The Taking of Agnès
(London, Jonathan Cape, hb 1985, pb Abacus, 1986; San Francisco, Mercury House, 1987)
When Agnès came to Martinique to visit her Aunt Alicia she filled the cool dark house on the edge of the plantation with her laughter and bright youth. She enchanted young men with her seductive beauty, and she baffled and bemused her aunt.
Then Agnès disappeared. The island’s officials cited as her captors a group of political terrorists dedicated to Antillean independence. Yet Alicia knew that others were implicated in some way in the kidnapping: Claude Cerda, a fiercely proud Chilean poet; the taciturn English journalist David Taverner, who arrived mysteriously in a plane carrying a cargo of orchids; Alicia herself, alone with her memories and ghosts of the past. There were others, too. Alicia knew each one of them was guilty and one more guilty than the rest.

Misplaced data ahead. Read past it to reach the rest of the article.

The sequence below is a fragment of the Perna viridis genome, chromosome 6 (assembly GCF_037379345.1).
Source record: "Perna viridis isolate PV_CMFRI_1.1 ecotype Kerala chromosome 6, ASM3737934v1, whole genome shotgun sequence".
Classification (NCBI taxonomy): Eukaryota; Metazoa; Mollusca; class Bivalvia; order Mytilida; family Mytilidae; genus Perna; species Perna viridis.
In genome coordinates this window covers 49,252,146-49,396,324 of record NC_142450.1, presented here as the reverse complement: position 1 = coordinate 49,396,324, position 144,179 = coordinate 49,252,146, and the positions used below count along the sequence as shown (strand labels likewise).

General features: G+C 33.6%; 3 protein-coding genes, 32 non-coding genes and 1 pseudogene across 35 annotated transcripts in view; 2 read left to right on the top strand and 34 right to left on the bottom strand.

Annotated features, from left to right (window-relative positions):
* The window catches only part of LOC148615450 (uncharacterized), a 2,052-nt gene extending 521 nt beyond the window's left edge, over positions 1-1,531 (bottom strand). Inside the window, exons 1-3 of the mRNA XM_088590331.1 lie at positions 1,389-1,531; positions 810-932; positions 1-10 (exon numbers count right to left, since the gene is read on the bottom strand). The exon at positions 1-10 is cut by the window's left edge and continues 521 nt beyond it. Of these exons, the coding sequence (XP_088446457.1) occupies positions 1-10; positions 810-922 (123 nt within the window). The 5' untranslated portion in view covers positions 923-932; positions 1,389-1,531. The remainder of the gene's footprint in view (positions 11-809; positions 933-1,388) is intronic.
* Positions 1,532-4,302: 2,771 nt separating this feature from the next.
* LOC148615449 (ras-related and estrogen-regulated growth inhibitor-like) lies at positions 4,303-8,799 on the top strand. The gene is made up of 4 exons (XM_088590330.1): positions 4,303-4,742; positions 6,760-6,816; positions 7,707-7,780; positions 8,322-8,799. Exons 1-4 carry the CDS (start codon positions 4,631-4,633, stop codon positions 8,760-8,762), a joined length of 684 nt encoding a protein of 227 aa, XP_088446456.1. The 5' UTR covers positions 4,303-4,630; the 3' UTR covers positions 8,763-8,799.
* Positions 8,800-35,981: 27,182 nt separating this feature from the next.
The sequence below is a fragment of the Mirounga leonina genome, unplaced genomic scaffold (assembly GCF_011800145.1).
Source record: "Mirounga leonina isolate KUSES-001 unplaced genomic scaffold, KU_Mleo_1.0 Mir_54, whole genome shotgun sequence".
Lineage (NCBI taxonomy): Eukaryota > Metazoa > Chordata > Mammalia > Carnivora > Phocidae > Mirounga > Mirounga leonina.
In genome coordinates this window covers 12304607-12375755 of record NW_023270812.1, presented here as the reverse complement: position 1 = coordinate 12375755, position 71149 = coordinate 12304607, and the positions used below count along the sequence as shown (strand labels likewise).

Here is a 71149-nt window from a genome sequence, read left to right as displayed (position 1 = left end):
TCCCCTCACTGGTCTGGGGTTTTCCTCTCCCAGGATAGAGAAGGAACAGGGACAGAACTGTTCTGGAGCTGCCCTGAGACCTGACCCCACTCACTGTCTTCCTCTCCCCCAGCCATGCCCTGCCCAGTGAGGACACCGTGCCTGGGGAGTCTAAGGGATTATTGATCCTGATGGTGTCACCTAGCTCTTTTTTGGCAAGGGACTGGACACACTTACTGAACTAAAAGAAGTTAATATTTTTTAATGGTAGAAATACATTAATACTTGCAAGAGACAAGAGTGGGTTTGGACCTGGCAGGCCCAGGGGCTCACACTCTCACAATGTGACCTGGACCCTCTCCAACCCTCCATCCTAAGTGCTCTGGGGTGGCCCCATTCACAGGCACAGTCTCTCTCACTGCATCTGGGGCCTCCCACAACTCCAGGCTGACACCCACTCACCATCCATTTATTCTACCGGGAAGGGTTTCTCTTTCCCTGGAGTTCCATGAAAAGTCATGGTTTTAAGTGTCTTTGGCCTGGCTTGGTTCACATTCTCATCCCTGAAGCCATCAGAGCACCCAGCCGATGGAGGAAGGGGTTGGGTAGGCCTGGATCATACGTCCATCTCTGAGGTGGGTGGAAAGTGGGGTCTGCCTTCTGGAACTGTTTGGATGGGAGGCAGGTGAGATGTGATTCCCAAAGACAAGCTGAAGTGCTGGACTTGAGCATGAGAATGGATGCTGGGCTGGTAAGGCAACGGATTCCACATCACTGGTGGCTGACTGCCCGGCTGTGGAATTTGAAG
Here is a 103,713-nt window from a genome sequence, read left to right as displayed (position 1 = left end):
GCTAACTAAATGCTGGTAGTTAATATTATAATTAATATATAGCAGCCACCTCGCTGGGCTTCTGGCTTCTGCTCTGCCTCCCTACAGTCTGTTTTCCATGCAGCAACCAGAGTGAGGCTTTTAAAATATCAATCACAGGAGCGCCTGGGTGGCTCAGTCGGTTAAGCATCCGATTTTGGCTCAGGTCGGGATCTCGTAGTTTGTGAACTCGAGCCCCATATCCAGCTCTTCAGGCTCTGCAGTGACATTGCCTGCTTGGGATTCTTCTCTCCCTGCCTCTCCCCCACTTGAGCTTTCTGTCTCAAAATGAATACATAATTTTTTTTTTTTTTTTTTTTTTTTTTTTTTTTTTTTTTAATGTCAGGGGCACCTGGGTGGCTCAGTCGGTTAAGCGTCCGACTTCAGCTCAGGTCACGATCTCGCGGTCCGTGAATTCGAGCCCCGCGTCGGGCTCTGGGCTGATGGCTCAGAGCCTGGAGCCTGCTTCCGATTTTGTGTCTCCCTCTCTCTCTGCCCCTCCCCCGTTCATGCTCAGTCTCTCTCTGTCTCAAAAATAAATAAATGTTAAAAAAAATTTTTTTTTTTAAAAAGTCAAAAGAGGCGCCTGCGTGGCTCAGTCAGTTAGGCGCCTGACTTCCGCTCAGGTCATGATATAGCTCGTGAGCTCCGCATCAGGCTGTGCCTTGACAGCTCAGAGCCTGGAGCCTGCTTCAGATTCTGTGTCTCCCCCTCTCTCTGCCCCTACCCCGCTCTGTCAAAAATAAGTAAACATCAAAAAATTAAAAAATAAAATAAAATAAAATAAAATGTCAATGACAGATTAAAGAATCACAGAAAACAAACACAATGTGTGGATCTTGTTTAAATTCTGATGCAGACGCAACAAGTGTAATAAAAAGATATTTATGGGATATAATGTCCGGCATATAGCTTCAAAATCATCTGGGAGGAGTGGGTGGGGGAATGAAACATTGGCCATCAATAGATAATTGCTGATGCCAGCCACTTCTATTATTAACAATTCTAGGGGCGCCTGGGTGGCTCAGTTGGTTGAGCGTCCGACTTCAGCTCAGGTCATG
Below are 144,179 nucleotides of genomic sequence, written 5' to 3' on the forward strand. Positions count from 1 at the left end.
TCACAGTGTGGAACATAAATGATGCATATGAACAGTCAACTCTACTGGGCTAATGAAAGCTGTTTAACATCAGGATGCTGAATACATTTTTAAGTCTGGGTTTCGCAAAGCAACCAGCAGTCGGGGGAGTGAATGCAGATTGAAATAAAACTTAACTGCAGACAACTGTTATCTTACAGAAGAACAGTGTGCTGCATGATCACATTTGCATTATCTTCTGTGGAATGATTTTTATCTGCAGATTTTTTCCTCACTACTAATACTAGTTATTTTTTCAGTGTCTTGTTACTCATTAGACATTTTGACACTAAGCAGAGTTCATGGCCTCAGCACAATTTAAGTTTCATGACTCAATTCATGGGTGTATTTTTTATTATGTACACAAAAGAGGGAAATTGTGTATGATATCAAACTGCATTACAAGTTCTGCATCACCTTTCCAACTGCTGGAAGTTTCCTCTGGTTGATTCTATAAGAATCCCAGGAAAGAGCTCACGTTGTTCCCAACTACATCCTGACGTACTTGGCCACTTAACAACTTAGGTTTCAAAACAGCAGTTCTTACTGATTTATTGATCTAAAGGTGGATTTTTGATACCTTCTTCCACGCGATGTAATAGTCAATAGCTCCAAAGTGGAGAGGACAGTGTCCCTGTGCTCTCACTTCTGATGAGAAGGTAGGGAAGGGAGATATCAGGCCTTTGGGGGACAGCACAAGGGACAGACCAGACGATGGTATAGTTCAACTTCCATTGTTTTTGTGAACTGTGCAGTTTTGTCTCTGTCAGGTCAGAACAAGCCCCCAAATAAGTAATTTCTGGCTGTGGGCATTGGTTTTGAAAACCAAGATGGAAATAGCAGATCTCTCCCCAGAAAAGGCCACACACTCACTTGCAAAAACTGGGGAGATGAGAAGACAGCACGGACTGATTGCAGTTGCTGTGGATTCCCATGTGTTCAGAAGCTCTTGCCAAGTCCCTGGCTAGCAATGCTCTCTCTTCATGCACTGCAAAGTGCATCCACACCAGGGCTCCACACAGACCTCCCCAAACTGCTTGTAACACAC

Set against the strange tropical landscape of Martinique, where even the danger of moonstroke is real, this haunting tale is both a convincing portrayal of a French colonial community as a time of uprising, and a moving story of passion and vengeance which envelops the reader in an aura of mystery.
‘What makes the story so gripping is the way the author interweaves the hot, steamy jungle atmosphere, and the furtive malcontents who inhabit it, with what seems to be the fairly normal rivalry between two women of different generations.’
‘This is a really unusual and effective narrative voice, showing great wisdom and assurance … a very impressive debut indeed.’